The AMH gene provides instructions for making a protein that is involved in male sex differentiation. During development of male fetuses, the AMH protein is produced and released (secreted) by cells of the testes. The secreted protein attaches (binds) to its receptor, which is found on the surface of Müllerian duct cells. The Müllerian duct, found in both male and female fetuses, is the precursor to the female reproductive organs. Binding of the AMH protein to its receptor induces self-destruction (apoptosis) of the Müllerian duct cells. As a result, the Müllerian duct breaks down (regresses) in males. In females, who do not produce the AMH protein during fetal development, the Müllerian duct becomes the uterus and fallopian tubes.
Persistent Müllerian duct syndrome type 1, a disorder of sexual development that affects males, is caused by mutations in the AMH gene. Males with this condition have female reproductive organs in addition to normal male reproductive organs. At least 38 mutations in the AMH gene have been identified in people with persistent Müllerian duct syndrome type 1. Most mutations change single protein building blocks (amino acids) in the AMH protein. Other mutations result in a premature stop signal that leads to an abnormally short protein. Still other mutations delete regions of DNA from the AMH gene, which changes the instructions for the protein.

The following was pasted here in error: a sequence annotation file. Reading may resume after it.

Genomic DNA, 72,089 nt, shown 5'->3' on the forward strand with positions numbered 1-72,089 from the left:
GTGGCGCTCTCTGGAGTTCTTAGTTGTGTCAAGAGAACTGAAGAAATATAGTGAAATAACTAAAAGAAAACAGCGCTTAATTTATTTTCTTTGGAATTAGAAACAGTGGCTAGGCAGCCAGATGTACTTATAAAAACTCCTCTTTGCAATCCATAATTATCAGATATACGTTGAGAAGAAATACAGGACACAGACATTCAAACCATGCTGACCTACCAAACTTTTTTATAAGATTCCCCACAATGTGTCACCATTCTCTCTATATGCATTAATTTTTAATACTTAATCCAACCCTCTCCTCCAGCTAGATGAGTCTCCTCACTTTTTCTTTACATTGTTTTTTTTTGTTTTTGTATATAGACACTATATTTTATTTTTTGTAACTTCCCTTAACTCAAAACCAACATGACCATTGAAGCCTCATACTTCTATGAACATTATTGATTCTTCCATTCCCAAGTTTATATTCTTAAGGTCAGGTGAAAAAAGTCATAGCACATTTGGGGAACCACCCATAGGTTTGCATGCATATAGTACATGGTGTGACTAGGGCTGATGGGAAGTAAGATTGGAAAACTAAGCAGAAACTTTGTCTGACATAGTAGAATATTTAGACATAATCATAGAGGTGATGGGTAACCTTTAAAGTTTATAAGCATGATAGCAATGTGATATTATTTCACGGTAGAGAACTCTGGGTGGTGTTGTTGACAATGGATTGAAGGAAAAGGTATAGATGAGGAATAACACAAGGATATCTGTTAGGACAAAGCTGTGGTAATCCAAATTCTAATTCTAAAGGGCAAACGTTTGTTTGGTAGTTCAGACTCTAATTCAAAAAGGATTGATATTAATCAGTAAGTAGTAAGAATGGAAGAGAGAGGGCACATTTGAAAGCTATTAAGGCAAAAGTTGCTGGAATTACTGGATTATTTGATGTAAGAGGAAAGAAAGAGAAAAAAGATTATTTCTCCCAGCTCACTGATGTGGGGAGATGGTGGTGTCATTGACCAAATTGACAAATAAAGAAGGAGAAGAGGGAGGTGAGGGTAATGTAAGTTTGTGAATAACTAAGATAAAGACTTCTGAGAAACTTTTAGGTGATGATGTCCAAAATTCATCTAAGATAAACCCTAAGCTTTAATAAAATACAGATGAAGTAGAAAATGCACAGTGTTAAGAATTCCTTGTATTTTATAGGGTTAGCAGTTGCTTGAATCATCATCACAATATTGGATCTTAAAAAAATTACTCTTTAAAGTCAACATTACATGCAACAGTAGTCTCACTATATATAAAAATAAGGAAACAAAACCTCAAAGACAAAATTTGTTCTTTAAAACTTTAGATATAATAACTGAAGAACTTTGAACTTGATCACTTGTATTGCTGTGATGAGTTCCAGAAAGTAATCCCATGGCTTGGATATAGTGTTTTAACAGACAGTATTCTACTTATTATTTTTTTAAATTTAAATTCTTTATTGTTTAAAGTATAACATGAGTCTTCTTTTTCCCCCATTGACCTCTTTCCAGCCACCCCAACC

The mutated AMH protein cannot be released from the cells of the testes or cannot bind to the receptor on the Müllerian duct cells. As a result, the Müllerian duct cells never receive the signal for apoptosis. The Müllerian duct persists and becomes a uterus and fallopian tubes. Because the AMH protein is not involved in the formation of male reproductive organs, affected males also have male reproductive organs.
- anti-Muellerian hormone
- muellerian-inhibiting factor
- muellerian-inhibiting substance
- Mullerian inhibiting factor
- Mullerian inhibiting substance